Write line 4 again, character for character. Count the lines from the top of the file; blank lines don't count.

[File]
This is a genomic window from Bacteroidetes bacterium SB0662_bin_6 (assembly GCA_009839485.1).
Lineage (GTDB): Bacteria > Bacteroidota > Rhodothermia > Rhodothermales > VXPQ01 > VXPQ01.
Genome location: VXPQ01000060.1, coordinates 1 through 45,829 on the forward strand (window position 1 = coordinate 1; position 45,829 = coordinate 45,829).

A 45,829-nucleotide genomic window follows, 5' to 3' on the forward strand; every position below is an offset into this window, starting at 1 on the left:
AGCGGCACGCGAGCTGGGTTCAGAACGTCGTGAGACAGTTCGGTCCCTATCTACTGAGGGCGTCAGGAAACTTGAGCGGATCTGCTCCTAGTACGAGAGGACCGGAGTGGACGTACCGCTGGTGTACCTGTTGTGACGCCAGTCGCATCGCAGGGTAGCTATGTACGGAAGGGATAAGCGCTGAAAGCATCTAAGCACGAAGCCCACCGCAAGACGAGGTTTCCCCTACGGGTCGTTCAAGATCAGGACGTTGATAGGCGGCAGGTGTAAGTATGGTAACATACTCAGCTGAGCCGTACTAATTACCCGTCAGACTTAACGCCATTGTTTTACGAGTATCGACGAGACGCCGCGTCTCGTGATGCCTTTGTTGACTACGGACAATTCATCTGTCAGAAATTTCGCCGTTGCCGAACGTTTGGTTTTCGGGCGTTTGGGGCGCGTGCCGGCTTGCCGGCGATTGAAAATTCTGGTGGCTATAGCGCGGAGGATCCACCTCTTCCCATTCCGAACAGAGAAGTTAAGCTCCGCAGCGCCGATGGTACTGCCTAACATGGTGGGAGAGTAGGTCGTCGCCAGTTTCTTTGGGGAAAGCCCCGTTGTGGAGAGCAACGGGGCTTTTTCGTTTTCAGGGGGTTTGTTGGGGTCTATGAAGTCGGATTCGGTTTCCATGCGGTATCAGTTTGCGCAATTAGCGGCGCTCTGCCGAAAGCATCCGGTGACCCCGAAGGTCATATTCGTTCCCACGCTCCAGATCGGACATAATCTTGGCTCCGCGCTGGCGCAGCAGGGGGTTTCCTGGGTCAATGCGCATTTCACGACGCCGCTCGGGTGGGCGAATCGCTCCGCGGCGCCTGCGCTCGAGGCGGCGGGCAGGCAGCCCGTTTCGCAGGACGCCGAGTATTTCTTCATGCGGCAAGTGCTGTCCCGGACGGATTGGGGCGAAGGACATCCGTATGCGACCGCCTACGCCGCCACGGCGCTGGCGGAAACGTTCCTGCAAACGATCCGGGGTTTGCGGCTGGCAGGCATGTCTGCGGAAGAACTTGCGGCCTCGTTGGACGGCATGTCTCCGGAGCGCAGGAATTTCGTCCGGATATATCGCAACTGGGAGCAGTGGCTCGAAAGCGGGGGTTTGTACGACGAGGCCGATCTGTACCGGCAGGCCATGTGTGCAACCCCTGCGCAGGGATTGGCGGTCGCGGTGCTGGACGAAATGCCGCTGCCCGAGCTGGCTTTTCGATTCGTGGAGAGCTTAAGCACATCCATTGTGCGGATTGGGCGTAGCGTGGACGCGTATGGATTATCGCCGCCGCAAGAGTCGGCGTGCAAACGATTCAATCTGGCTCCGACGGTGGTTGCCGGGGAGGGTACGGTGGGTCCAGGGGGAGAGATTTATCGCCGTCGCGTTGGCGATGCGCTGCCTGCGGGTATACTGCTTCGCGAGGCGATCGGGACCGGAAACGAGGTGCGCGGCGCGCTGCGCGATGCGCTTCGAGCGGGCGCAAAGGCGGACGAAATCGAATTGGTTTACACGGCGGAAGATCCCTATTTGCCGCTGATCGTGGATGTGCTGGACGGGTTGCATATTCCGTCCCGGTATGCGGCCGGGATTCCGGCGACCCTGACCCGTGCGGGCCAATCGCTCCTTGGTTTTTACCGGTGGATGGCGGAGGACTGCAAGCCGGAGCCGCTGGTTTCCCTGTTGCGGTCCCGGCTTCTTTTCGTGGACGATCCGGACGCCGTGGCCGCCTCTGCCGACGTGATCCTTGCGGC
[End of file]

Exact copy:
A 45,829-nucleotide genomic window follows, 5' to 3' on the forward strand; every position below is an offset into this window, starting at 1 on the left: